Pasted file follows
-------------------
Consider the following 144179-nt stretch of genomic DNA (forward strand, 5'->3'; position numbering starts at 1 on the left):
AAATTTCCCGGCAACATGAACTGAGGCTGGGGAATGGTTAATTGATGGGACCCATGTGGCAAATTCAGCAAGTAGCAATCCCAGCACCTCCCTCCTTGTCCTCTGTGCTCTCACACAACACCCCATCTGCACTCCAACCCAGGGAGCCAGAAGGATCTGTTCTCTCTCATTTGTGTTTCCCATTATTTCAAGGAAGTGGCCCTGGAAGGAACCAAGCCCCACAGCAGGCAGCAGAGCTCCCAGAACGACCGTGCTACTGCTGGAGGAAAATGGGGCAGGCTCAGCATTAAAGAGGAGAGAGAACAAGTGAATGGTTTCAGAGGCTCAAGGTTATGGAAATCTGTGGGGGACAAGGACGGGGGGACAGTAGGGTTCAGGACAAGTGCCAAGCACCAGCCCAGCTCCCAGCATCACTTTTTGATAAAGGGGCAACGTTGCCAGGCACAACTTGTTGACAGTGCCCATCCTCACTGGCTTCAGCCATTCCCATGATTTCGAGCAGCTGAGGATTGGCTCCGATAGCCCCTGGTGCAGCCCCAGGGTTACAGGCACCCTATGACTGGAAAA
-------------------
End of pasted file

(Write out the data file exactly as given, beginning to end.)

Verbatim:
Consider the following 144179-nt stretch of genomic DNA (forward strand, 5'->3'; position numbering starts at 1 on the left):
AAATTTCCCGGCAACATGAACTGAGGCTGGGGAATGGTTAATTGATGGGACCCATGTGGCAAATTCAGCAAGTAGCAATCCCAGCACCTCCCTCCTTGTCCTCTGTGCTCTCACACAACACCCCATCTGCACTCCAACCCAGGGAGCCAGAAGGATCTGTTCTCTCTCATTTGTGTTTCCCATTATTTCAAGGAAGTGGCCCTGGAAGGAACCAAGCCCCACAGCAGGCAGCAGAGCTCCCAGAACGACCGTGCTACTGCTGGAGGAAAATGGGGCAGGCTCAGCATTAAAGAGGAGAGAGAACAAGTGAATGGTTTCAGAGGCTCAAGGTTATGGAAATCTGTGGGGGACAAGGACGGGGGGACAGTAGGGTTCAGGACAAGTGCCAAGCACCAGCCCAGCTCCCAGCATCACTTTTTGATAAAGGGGCAACGTTGCCAGGCACAACTTGTTGACAGTGCCCATCCTCACTGGCTTCAGCCATTCCCATGATTTCGAGCAGCTGAGGATTGGCTCCGATAGCCCCTGGTGCAGCCCCAGGGTTACAGGCACCCTATGACTGGAAAA